The CEO does allow the C-Suite gathers to discuss this junior manager’s disturbing statement. After long hours of debate, they conclude the junior manager was wrong and the CEO was right. They decide to not address this issue publicly because they don’t want to stir the water. They assure each other this was a ‘non’ issue and it will soon go away.

The junior manager is told to put this ridiculous idea aside and get back to work. Soon thereafter, the junior manage leaves the XYZ Widget Co. The sales of the widget continues to decrease. By the time the C-Suite focuses on expansion of the product line, it is too late. After clinging to life for a number of years, XYZ Widget Co closes it’s door.

This CEO and C-Suite made an ER decision. It certainly eased the short term tension, but in the long run it was a disaster.

Identifying the ER decisions

  • The CEO became anxious about how people were reacting to the widget and responded with a knee jerk reaction. Becoming insulted when someone does not agree with you is an emotional response to how you perceive yourself and other people seeing you differently.
  • The C-Suite was more concerned about agreeing with the CEO than finding a creative way to manage this new problem. Becoming stuck, or digging in your heels about previous decisions is an emotional response to the anxiety of change.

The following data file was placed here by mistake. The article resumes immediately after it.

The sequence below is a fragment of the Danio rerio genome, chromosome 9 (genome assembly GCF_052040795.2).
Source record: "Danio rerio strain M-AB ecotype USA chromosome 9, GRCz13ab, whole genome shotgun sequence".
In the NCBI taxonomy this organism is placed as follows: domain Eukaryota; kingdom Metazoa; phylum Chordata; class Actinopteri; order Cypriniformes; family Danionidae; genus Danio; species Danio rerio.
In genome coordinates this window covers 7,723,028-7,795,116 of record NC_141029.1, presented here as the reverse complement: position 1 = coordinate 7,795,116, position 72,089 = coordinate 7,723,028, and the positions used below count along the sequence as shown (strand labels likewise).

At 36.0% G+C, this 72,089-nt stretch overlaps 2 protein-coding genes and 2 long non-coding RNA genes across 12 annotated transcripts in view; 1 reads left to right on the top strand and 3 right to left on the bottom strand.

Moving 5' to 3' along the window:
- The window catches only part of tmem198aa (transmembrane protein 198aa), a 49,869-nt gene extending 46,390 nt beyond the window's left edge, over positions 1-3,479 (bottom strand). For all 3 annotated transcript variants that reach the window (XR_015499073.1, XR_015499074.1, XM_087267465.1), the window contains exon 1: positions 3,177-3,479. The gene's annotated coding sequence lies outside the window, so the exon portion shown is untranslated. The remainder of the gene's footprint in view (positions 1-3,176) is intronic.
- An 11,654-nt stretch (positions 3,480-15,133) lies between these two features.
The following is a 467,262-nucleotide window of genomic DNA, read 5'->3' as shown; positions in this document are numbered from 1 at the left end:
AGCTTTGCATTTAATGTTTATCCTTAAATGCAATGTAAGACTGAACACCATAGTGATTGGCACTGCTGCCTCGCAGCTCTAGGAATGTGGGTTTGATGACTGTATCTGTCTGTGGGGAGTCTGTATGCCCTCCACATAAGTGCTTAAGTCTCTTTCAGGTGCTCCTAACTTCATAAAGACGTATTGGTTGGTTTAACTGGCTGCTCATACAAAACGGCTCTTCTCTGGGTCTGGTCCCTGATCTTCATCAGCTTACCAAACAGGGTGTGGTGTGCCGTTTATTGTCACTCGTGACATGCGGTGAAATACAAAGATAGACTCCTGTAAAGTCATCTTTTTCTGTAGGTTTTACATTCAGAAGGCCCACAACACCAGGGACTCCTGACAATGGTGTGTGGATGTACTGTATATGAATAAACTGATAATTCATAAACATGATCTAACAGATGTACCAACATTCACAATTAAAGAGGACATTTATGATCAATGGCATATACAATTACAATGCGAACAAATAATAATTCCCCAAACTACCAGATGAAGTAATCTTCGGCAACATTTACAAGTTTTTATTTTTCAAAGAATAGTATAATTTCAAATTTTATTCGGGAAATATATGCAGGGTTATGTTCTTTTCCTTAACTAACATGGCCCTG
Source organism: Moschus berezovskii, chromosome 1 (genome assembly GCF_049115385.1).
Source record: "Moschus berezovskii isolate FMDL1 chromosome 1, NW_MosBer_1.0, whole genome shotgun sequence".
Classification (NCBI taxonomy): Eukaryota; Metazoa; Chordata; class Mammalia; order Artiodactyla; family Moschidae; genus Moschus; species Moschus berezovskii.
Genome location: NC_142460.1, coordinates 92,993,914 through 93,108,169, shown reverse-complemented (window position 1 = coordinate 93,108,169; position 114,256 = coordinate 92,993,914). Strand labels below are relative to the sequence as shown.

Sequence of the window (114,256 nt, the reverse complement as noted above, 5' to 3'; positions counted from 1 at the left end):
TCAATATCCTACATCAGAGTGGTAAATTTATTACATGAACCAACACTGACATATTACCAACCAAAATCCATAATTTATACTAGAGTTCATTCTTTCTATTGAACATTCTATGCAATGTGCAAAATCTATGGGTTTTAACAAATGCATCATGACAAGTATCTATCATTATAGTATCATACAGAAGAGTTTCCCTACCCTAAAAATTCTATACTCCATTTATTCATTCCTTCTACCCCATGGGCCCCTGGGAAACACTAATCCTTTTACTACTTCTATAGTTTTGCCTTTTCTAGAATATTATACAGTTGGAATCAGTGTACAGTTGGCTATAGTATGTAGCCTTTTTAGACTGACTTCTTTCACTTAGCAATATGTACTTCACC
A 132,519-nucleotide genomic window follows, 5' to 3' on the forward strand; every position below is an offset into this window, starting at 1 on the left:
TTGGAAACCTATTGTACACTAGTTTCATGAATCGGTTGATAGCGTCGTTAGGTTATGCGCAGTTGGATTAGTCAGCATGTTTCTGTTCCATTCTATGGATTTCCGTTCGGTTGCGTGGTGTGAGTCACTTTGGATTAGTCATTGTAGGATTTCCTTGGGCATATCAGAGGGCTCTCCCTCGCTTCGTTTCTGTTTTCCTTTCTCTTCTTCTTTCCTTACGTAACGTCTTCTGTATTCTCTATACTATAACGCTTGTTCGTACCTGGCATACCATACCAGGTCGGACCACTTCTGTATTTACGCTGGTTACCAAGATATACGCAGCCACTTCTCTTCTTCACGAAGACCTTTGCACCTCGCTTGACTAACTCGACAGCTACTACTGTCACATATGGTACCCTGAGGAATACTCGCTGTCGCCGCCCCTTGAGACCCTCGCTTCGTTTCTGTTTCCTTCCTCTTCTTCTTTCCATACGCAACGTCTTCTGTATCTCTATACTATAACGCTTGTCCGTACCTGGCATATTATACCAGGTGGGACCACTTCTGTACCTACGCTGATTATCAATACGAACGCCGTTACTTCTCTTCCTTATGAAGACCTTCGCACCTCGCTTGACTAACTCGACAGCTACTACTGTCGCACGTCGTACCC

• The C-Suite decided to not address the problem publicly because it might cause more problems. If one junior manager recognized a difficult situation, you can be sure there were others in the company with the same knowledge. Arbitrarily deciding to refuse an honest conversation around difficult situations is an emotional response to the anxiety of losing control.

Reducing ER decision making

The most important aspect of reducing ER is to recognize when it happens.

  • Are your decisions arbitrary, do you respond with knee-jerk reactions, or do you make a decision and dig your heels in? When people are making decisions out of the lizard brain, they are unconsciously afraid they are not going to survive.
  • Once you make a decision, do you find yourself with less anxiety? The purpose of an ER decisions is to immediately lower your anxiety. Even though the decision might not make sense, it produces less anxiety so it seems like a good decision. There is a vast difference between remaining calm to make a solid decision and an ER decision so your anxiety lowers.